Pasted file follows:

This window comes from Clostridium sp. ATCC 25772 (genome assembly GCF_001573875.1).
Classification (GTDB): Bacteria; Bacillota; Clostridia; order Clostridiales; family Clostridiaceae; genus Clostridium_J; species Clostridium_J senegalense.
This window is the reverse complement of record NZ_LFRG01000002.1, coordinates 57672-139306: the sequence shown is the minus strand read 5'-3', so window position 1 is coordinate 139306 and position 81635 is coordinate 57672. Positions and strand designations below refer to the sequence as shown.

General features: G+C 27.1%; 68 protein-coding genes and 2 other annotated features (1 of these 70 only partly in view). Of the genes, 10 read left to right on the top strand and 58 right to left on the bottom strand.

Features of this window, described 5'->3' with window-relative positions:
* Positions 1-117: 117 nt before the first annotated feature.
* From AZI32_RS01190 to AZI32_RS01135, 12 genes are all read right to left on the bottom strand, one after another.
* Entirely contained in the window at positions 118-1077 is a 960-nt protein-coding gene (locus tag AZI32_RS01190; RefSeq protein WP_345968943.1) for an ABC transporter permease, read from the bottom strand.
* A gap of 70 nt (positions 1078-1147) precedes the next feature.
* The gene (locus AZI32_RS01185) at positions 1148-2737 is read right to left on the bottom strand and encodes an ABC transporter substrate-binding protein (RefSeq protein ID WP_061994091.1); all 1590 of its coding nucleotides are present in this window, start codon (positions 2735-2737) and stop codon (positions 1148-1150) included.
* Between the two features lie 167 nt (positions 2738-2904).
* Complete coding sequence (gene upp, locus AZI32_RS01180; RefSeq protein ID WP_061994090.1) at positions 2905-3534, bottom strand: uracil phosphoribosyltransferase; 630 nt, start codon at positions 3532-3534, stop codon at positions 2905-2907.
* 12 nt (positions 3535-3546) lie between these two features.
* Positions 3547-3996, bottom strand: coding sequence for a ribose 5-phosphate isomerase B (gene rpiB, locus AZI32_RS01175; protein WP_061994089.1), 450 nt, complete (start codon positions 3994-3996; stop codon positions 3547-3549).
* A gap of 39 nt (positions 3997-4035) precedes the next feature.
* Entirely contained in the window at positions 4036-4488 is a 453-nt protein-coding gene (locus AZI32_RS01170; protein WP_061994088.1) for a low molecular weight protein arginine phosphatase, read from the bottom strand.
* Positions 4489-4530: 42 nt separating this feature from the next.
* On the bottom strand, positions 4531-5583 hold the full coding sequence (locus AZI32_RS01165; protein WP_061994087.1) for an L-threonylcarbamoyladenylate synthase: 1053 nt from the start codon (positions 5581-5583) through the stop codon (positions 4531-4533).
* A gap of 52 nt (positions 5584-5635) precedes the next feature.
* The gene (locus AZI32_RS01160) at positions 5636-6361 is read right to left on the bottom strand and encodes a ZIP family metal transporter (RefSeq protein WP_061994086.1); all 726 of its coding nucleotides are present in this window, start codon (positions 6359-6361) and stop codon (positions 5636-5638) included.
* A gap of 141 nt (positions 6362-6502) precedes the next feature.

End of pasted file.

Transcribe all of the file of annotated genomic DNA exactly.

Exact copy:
This window comes from Clostridium sp. ATCC 25772 (genome assembly GCF_001573875.1).
Classification (GTDB): Bacteria; Bacillota; Clostridia; order Clostridiales; family Clostridiaceae; genus Clostridium_J; species Clostridium_J senegalense.
This window is the reverse complement of record NZ_LFRG01000002.1, coordinates 57672-139306: the sequence shown is the minus strand read 5'-3', so window position 1 is coordinate 139306 and position 81635 is coordinate 57672. Positions and strand designations below refer to the sequence as shown.

General features: G+C 27.1%; 68 protein-coding genes and 2 other annotated features (1 of these 70 only partly in view). Of the genes, 10 read left to right on the top strand and 58 right to left on the bottom strand.

Features of this window, described 5'->3' with window-relative positions:
* Positions 1-117: 117 nt before the first annotated feature.
* From AZI32_RS01190 to AZI32_RS01135, 12 genes are all read right to left on the bottom strand, one after another.
* Entirely contained in the window at positions 118-1077 is a 960-nt protein-coding gene (locus tag AZI32_RS01190; RefSeq protein WP_345968943.1) for an ABC transporter permease, read from the bottom strand.
* A gap of 70 nt (positions 1078-1147) precedes the next feature.
* The gene (locus AZI32_RS01185) at positions 1148-2737 is read right to left on the bottom strand and encodes an ABC transporter substrate-binding protein (RefSeq protein ID WP_061994091.1); all 1590 of its coding nucleotides are present in this window, start codon (positions 2735-2737) and stop codon (positions 1148-1150) included.
* Between the two features lie 167 nt (positions 2738-2904).
* Complete coding sequence (gene upp, locus AZI32_RS01180; RefSeq protein ID WP_061994090.1) at positions 2905-3534, bottom strand: uracil phosphoribosyltransferase; 630 nt, start codon at positions 3532-3534, stop codon at positions 2905-2907.
* 12 nt (positions 3535-3546) lie between these two features.
* Positions 3547-3996, bottom strand: coding sequence for a ribose 5-phosphate isomerase B (gene rpiB, locus AZI32_RS01175; protein WP_061994089.1), 450 nt, complete (start codon positions 3994-3996; stop codon positions 3547-3549).
* A gap of 39 nt (positions 3997-4035) precedes the next feature.
* Entirely contained in the window at positions 4036-4488 is a 453-nt protein-coding gene (locus AZI32_RS01170; protein WP_061994088.1) for a low molecular weight protein arginine phosphatase, read from the bottom strand.
* Positions 4489-4530: 42 nt separating this feature from the next.
* On the bottom strand, positions 4531-5583 hold the full coding sequence (locus AZI32_RS01165; protein WP_061994087.1) for an L-threonylcarbamoyladenylate synthase: 1053 nt from the start codon (positions 5581-5583) through the stop codon (positions 4531-4533).
* A gap of 52 nt (positions 5584-5635) precedes the next feature.
* The gene (locus AZI32_RS01160) at positions 5636-6361 is read right to left on the bottom strand and encodes a ZIP family metal transporter (RefSeq protein WP_061994086.1); all 726 of its coding nucleotides are present in this window, start codon (positions 6359-6361) and stop codon (positions 5636-5638) included.
* A gap of 141 nt (positions 6362-6502) precedes the next feature.